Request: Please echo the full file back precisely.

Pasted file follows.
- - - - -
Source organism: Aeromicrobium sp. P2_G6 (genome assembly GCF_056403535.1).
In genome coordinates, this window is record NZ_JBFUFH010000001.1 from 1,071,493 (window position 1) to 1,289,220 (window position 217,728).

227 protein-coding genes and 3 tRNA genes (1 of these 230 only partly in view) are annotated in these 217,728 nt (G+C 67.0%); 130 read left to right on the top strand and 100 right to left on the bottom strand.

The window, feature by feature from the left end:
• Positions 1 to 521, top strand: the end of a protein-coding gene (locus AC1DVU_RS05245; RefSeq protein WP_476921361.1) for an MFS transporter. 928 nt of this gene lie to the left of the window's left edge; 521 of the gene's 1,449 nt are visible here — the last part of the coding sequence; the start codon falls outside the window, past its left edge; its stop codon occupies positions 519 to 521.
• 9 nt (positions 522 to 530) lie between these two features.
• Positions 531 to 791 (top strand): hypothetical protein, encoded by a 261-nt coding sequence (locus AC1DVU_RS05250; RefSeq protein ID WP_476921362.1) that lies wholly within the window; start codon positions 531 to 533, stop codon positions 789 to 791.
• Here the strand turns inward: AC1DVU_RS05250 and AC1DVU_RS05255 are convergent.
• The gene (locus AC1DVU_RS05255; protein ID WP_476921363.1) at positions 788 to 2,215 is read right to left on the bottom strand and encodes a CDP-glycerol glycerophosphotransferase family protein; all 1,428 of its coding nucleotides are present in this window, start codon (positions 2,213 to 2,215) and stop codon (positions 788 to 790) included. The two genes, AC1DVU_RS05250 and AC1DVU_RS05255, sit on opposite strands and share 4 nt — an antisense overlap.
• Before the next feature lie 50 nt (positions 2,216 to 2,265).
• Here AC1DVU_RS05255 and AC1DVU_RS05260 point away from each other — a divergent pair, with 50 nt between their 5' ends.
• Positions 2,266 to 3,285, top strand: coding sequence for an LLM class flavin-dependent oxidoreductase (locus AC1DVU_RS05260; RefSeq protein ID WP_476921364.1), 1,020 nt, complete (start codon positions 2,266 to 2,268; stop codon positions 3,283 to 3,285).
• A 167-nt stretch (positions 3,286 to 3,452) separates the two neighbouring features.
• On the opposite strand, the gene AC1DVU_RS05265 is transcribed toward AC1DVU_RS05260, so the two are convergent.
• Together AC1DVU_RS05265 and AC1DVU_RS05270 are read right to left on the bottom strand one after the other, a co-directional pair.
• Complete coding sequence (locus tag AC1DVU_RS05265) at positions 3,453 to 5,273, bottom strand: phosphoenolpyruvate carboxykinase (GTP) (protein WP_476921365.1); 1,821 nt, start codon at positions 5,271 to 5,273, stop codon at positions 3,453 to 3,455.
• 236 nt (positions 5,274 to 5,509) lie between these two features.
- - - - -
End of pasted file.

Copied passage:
Source organism: Aeromicrobium sp. P2_G6 (genome assembly GCF_056403535.1).
In genome coordinates, this window is record NZ_JBFUFH010000001.1 from 1,071,493 (window position 1) to 1,289,220 (window position 217,728).

227 protein-coding genes and 3 tRNA genes (1 of these 230 only partly in view) are annotated in these 217,728 nt (G+C 67.0%); 130 read left to right on the top strand and 100 right to left on the bottom strand.

The window, feature by feature from the left end:
• Positions 1 to 521, top strand: the end of a protein-coding gene (locus AC1DVU_RS05245; RefSeq protein WP_476921361.1) for an MFS transporter. 928 nt of this gene lie to the left of the window's left edge; 521 of the gene's 1,449 nt are visible here — the last part of the coding sequence; the start codon falls outside the window, past its left edge; its stop codon occupies positions 519 to 521.
• 9 nt (positions 522 to 530) lie between these two features.
• Positions 531 to 791 (top strand): hypothetical protein, encoded by a 261-nt coding sequence (locus AC1DVU_RS05250; RefSeq protein ID WP_476921362.1) that lies wholly within the window; start codon positions 531 to 533, stop codon positions 789 to 791.
• Here the strand turns inward: AC1DVU_RS05250 and AC1DVU_RS05255 are convergent.
• The gene (locus AC1DVU_RS05255; protein ID WP_476921363.1) at positions 788 to 2,215 is read right to left on the bottom strand and encodes a CDP-glycerol glycerophosphotransferase family protein; all 1,428 of its coding nucleotides are present in this window, start codon (positions 2,213 to 2,215) and stop codon (positions 788 to 790) included. The two genes, AC1DVU_RS05250 and AC1DVU_RS05255, sit on opposite strands and share 4 nt — an antisense overlap.
• Before the next feature lie 50 nt (positions 2,216 to 2,265).
• Here AC1DVU_RS05255 and AC1DVU_RS05260 point away from each other — a divergent pair, with 50 nt between their 5' ends.
• Positions 2,266 to 3,285, top strand: coding sequence for an LLM class flavin-dependent oxidoreductase (locus AC1DVU_RS05260; RefSeq protein ID WP_476921364.1), 1,020 nt, complete (start codon positions 2,266 to 2,268; stop codon positions 3,283 to 3,285).
• A 167-nt stretch (positions 3,286 to 3,452) separates the two neighbouring features.
• On the opposite strand, the gene AC1DVU_RS05265 is transcribed toward AC1DVU_RS05260, so the two are convergent.
• Together AC1DVU_RS05265 and AC1DVU_RS05270 are read right to left on the bottom strand one after the other, a co-directional pair.
• Complete coding sequence (locus tag AC1DVU_RS05265) at positions 3,453 to 5,273, bottom strand: phosphoenolpyruvate carboxykinase (GTP) (protein WP_476921365.1); 1,821 nt, start codon at positions 5,271 to 5,273, stop codon at positions 3,453 to 3,455.
• 236 nt (positions 5,274 to 5,509) lie between these two features.